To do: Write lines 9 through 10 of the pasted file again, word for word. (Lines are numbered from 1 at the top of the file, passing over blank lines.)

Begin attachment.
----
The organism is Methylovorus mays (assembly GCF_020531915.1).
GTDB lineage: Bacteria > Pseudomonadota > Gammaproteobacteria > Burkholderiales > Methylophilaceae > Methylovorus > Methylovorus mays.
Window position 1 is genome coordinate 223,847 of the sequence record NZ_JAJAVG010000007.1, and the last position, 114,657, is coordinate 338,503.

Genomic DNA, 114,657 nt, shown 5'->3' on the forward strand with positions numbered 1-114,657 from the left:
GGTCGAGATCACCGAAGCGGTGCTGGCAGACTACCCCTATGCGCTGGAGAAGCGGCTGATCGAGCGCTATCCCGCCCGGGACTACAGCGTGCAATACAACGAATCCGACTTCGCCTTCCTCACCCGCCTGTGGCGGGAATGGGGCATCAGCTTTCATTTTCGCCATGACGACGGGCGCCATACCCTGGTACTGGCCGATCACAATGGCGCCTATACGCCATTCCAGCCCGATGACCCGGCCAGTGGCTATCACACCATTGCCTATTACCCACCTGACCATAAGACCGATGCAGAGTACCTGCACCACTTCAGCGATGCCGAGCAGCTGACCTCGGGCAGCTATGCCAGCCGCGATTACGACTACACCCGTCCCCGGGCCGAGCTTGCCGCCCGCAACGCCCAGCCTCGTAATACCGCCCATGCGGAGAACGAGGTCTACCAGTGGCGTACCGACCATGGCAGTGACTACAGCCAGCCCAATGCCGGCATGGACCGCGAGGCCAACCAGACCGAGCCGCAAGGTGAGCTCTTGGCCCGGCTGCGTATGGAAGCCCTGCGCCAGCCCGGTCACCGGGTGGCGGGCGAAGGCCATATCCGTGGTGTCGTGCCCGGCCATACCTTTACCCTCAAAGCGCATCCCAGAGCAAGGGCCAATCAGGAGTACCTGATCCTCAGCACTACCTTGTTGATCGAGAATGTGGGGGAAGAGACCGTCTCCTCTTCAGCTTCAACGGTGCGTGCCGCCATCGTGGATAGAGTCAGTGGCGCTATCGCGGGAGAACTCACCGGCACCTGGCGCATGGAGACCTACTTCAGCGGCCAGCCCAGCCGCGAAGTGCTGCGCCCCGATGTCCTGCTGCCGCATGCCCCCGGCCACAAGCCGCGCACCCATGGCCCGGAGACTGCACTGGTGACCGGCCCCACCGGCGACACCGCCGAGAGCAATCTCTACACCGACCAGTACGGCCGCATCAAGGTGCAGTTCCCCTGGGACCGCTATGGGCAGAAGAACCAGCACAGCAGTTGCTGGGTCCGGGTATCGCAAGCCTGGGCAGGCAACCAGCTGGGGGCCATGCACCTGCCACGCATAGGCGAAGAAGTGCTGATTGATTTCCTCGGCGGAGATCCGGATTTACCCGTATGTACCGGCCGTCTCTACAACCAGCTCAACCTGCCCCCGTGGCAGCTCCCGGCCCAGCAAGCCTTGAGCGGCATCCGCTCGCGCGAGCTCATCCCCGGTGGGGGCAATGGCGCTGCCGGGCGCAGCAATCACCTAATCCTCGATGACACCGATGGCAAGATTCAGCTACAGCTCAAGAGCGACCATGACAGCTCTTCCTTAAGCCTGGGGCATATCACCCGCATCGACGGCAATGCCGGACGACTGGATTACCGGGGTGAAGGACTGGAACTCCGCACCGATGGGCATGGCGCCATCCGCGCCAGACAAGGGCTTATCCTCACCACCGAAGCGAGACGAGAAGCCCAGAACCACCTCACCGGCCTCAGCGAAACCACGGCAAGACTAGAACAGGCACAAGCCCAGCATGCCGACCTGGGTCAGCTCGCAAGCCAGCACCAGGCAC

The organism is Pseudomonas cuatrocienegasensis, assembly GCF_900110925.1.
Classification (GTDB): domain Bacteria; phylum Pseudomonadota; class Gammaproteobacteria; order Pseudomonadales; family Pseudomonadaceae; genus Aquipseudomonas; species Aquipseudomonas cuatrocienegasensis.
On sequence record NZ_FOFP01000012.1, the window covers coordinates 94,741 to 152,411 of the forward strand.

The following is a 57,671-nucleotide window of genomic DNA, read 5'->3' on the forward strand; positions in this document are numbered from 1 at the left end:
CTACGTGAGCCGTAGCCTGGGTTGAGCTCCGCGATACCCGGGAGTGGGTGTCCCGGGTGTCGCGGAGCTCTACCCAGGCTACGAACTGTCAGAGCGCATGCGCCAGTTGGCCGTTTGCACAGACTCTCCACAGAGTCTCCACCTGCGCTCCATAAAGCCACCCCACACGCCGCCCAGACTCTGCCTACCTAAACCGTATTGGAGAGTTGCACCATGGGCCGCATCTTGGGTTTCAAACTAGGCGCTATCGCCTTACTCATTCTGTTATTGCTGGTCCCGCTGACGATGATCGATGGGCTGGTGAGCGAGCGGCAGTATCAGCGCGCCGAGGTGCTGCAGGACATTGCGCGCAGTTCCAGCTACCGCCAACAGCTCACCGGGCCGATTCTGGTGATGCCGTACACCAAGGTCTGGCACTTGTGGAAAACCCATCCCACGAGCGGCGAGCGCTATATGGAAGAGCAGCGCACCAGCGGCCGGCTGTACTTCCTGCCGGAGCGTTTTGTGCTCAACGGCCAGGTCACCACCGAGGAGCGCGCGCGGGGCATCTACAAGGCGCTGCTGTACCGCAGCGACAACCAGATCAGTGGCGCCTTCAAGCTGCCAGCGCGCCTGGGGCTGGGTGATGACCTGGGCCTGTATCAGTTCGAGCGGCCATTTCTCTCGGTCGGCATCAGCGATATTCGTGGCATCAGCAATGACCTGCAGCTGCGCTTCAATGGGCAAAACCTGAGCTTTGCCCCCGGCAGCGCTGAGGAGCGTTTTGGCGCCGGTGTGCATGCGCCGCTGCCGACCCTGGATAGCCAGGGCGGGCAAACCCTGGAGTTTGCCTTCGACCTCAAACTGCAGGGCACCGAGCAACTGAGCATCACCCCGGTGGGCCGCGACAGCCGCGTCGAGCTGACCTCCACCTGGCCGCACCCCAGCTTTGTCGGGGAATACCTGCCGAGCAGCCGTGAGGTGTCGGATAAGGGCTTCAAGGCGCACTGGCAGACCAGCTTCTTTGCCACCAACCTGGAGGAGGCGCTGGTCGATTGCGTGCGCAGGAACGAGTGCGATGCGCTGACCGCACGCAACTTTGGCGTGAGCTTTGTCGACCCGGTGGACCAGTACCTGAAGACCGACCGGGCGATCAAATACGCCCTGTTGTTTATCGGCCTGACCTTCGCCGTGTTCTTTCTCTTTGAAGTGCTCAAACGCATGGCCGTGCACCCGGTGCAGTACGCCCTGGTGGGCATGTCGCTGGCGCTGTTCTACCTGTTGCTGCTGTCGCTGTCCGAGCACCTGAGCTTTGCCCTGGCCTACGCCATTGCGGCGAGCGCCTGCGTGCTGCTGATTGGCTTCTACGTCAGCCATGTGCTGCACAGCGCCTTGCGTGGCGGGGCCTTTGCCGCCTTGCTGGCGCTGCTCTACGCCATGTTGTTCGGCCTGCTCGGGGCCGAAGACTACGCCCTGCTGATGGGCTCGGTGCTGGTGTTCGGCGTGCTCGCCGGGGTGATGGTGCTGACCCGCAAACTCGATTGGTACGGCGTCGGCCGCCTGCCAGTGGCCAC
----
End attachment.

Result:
The following is a 57,671-nucleotide window of genomic DNA, read 5'->3' on the forward strand; positions in this document are numbered from 1 at the left end:
CTACGTGAGCCGTAGCCTGGGTTGAGCTCCGCGATACCCGGGAGTGGGTGTCCCGGGTGTCGCGGAGCTCTACCCAGGCTACGAACTGTCAGAGCGCATGCGCCAGTTGGCCGTTTGCACAGACTCTCCACAGAGTCTCCACCTGCGCTCCATAAAGCCACCCCACACGCCGCCCAGACTCTGCCTACCTAAACCGTATTGGAGAGTTGCACCATGGGCCGCATCTTGGGTTTCAAACTAGGCGCTATCGCCTTACTCATTCTGTTATTGCTGGTCCCGCTGACGATGATCGATGGGCTGGTGAGCGAGCGGCAGTATCAGCGCGCCGAGGTGCTGCAGGACATTGCGCGCAGTTCCAGCTACCGCCAACAGCTCACCGGGCCGATTCTGGTGATGCCGTACACCAAGGTCTGGCACTTGTGGAAAACCCATCCCACGAGCGGCGAGCGCTATATGGAAGAGCAGCGCACCAGCGGCCGGCTGTACTTCCTGCCGGAGCGTTTTGTGCTCAACGGCCAGGTCACCACCGAGGAGCGCGCGCGGGGCATCTACAAGGCGCTGCTGTACCGCAGCGACAACCAGATCAGTGGCGCCTTCAAGCTGCCAGCGCGCCTGGGGCTGGGTGATGACCTGGGCCTGTATCAGTTCGAGCGGCCATTTCTCTCGGTCGGCATCAGCGATATTCGTGGCATCAGCAATGACCTGCAGCTGCGCTTCAATGGGCAAAACCTGAGCTTTGCCCCCGGCAGCGCTGAGGAGCGTTTTGGCGCCGGTGTGCATGCGCCGCTGCCGACCCTGGATAGCCAGGGCGGGCAAACCCTGGAGTTTGCCTTCGACCTCAAACTGCAGGGCACCGAGCAACTGAGCATCACCCCGGTGGGCCGCGACAGCCGCGTCGAGCTGACCTCCACCTGGCCGCACCCCAGCTTTGTCGGGGAATACCTGCCGAGCAGCCGTGAGGTGTCGGATAAGGGCTTCAAGGCGCACTGGCAGACCAGCTTCTTTGCCACCAACCTGGAGGAGGCGCTGGTCGATTGCGTGCGCAGGAACGAGTGCGATGCGCTGACCGCACGCAACTTTGGCGTGAGCTTTGTCGACCCGGTGGACCAGTACCTGAAGACCGACCGGGCGATCAAATACGCCCTGTTGTTTATCGGCCTGACCTTCGCCGTGTTCTTTCTCTTTGAAGTGCTCAAACGCATGGCCGTGCACCCGGTGCAGTACGCCCTGGTGGGCATGTCGCTGGCGCTGTTCTACCTGTTGCTGCTGTCGCTGTCCGAGCACCTGAGCTTTGCCCTGGCCTACGCCATTGCGGCGAGCGCCTGCGTGCTGCTGATTGGCTTCTACGTCAGCCATGTGCTGCACAGCGCCTTGCGTGGCGGGGCCTTTGCCGCCTTGCTGGCGCTGCTCTACGCCATGTTGTTCGGCCTGCTCGGGGCCGAAGACTACGCCCTGCTGATGGGCTCGGTGCTGGTGTTCGGCGTGCTCGCCGGGGTGATGGTGCTGACCCGCAAACTCGATTGGTACGGCGTCGGCCGCCTGCCAGTGGCCAC